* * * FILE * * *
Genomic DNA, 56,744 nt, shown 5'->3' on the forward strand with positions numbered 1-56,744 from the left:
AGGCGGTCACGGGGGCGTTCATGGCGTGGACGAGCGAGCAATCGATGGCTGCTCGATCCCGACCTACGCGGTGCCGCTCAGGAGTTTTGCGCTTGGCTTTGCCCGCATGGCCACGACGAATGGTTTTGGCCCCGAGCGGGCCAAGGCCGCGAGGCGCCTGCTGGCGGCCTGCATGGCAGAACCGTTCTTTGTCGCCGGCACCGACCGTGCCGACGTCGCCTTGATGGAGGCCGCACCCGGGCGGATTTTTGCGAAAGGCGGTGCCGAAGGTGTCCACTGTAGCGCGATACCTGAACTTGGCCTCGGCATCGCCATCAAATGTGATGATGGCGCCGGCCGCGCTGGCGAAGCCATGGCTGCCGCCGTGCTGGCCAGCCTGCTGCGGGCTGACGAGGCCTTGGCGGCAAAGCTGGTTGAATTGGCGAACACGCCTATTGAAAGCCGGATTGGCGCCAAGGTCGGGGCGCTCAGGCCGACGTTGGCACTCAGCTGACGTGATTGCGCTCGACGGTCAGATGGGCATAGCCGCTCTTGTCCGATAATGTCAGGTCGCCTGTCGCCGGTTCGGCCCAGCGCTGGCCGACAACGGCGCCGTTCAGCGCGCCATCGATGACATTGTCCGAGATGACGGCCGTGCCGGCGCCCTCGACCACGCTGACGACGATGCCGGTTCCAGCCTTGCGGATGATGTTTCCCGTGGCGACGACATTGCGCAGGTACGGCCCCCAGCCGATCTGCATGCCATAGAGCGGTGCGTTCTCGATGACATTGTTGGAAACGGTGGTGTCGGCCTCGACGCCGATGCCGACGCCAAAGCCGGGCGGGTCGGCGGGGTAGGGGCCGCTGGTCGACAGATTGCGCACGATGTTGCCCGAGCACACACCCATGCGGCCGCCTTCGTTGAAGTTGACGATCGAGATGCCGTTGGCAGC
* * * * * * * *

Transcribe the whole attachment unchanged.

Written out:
Genomic DNA, 56,744 nt, shown 5'->3' on the forward strand with positions numbered 1-56,744 from the left:
AGGCGGTCACGGGGGCGTTCATGGCGTGGACGAGCGAGCAATCGATGGCTGCTCGATCCCGACCTACGCGGTGCCGCTCAGGAGTTTTGCGCTTGGCTTTGCCCGCATGGCCACGACGAATGGTTTTGGCCCCGAGCGGGCCAAGGCCGCGAGGCGCCTGCTGGCGGCCTGCATGGCAGAACCGTTCTTTGTCGCCGGCACCGACCGTGCCGACGTCGCCTTGATGGAGGCCGCACCCGGGCGGATTTTTGCGAAAGGCGGTGCCGAAGGTGTCCACTGTAGCGCGATACCTGAACTTGGCCTCGGCATCGCCATCAAATGTGATGATGGCGCCGGCCGCGCTGGCGAAGCCATGGCTGCCGCCGTGCTGGCCAGCCTGCTGCGGGCTGACGAGGCCTTGGCGGCAAAGCTGGTTGAATTGGCGAACACGCCTATTGAAAGCCGGATTGGCGCCAAGGTCGGGGCGCTCAGGCCGACGTTGGCACTCAGCTGACGTGATTGCGCTCGACGGTCAGATGGGCATAGCCGCTCTTGTCCGATAATGTCAGGTCGCCTGTCGCCGGTTCGGCCCAGCGCTGGCCGACAACGGCGCCGTTCAGCGCGCCATCGATGACATTGTCCGAGATGACGGCCGTGCCGGCGCCCTCGACCACGCTGACGACGATGCCGGTTCCAGCCTTGCGGATGATGTTTCCCGTGGCGACGACATTGCGCAGGTACGGCCCCCAGCCGATCTGCATGCCATAGAGCGGTGCGTTCTCGATGACATTGTTGGAAACGGTGGTGTCGGCCTCGACGCCGATGCCGACGCCAAAGCCGGGCGGGTCGGCGGGGTAGGGGCCGCTGGTCGACAGATTGCGCACGATGTTGCCCGAGCACACACCCATGCGGCCGCCTTCGTTGAAGTTGACGATCGAGATGCCGTTGGCAGC